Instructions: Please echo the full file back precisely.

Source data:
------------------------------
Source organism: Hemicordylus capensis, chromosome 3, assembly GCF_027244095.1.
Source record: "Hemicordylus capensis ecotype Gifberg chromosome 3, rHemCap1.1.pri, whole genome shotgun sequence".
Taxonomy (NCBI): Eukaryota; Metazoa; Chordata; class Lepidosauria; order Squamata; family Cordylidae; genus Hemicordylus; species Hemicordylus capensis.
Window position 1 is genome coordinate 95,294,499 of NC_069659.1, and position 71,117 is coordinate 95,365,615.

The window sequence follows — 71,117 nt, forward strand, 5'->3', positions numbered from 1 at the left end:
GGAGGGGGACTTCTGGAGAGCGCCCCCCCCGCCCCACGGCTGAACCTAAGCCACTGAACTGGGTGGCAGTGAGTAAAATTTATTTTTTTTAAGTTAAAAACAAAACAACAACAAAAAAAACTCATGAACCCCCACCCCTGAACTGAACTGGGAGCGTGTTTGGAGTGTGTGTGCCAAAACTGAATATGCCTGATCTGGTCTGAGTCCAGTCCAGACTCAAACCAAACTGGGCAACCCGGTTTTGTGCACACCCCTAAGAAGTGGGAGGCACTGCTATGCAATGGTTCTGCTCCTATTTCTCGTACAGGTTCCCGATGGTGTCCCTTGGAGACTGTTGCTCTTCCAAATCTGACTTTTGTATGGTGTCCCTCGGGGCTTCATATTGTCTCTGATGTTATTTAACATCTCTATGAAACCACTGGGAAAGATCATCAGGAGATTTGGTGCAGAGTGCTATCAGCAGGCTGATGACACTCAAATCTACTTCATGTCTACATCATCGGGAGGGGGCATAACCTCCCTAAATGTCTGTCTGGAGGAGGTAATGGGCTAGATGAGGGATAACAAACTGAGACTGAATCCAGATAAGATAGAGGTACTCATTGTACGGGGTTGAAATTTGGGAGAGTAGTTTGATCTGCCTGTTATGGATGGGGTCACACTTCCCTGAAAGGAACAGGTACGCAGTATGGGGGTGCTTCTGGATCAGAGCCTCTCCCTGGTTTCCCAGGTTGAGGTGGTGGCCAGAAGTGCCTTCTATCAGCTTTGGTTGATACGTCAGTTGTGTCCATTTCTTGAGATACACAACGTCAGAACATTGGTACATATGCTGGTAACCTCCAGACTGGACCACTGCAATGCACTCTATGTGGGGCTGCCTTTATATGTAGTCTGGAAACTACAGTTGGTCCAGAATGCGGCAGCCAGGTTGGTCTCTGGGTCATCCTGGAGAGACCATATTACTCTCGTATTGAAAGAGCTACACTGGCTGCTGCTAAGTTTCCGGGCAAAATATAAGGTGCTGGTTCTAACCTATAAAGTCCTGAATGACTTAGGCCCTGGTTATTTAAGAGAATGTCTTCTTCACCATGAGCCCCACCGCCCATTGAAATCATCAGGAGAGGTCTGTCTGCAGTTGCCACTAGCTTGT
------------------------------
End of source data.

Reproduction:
Source organism: Hemicordylus capensis, chromosome 3, assembly GCF_027244095.1.
Source record: "Hemicordylus capensis ecotype Gifberg chromosome 3, rHemCap1.1.pri, whole genome shotgun sequence".
Taxonomy (NCBI): Eukaryota; Metazoa; Chordata; class Lepidosauria; order Squamata; family Cordylidae; genus Hemicordylus; species Hemicordylus capensis.
Window position 1 is genome coordinate 95,294,499 of NC_069659.1, and position 71,117 is coordinate 95,365,615.

The window sequence follows — 71,117 nt, forward strand, 5'->3', positions numbered from 1 at the left end:
GGAGGGGGACTTCTGGAGAGCGCCCCCCCCGCCCCACGGCTGAACCTAAGCCACTGAACTGGGTGGCAGTGAGTAAAATTTATTTTTTTTAAGTTAAAAACAAAACAACAACAAAAAAAACTCATGAACCCCCACCCCTGAACTGAACTGGGAGCGTGTTTGGAGTGTGTGTGCCAAAACTGAATATGCCTGATCTGGTCTGAGTCCAGTCCAGACTCAAACCAAACTGGGCAACCCGGTTTTGTGCACACCCCTAAGAAGTGGGAGGCACTGCTATGCAATGGTTCTGCTCCTATTTCTCGTACAGGTTCCCGATGGTGTCCCTTGGAGACTGTTGCTCTTCCAAATCTGACTTTTGTATGGTGTCCCTCGGGGCTTCATATTGTCTCTGATGTTATTTAACATCTCTATGAAACCACTGGGAAAGATCATCAGGAGATTTGGTGCAGAGTGCTATCAGCAGGCTGATGACACTCAAATCTACTTCATGTCTACATCATCGGGAGGGGGCATAACCTCCCTAAATGTCTGTCTGGAGGAGGTAATGGGCTAGATGAGGGATAACAAACTGAGACTGAATCCAGATAAGATAGAGGTACTCATTGTACGGGGTTGAAATTTGGGAGAGTAGTTTGATCTGCCTGTTATGGATGGGGTCACACTTCCCTGAAAGGAACAGGTACGCAGTATGGGGGTGCTTCTGGATCAGAGCCTCTCCCTGGTTTCCCAGGTTGAGGTGGTGGCCAGAAGTGCCTTCTATCAGCTTTGGTTGATACGTCAGTTGTGTCCATTTCTTGAGATACACAACGTCAGAACATTGGTACATATGCTGGTAACCTCCAGACTGGACCACTGCAATGCACTCTATGTGGGGCTGCCTTTATATGTAGTCTGGAAACTACAGTTGGTCCAGAATGCGGCAGCCAGGTTGGTCTCTGGGTCATCCTGGAGAGACCATATTACTCTCGTATTGAAAGAGCTACACTGGCTGCTGCTAAGTTTCCGGGCAAAATATAAGGTGCTGGTTCTAACCTATAAAGTCCTGAATGACTTAGGCCCTGGTTATTTAAGAGAATGTCTTCTTCACCATGAGCCCCACCGCCCATTGAAATCATCAGGAGAGGTCTGTCTGCAGTTGCCACTAGCTTGT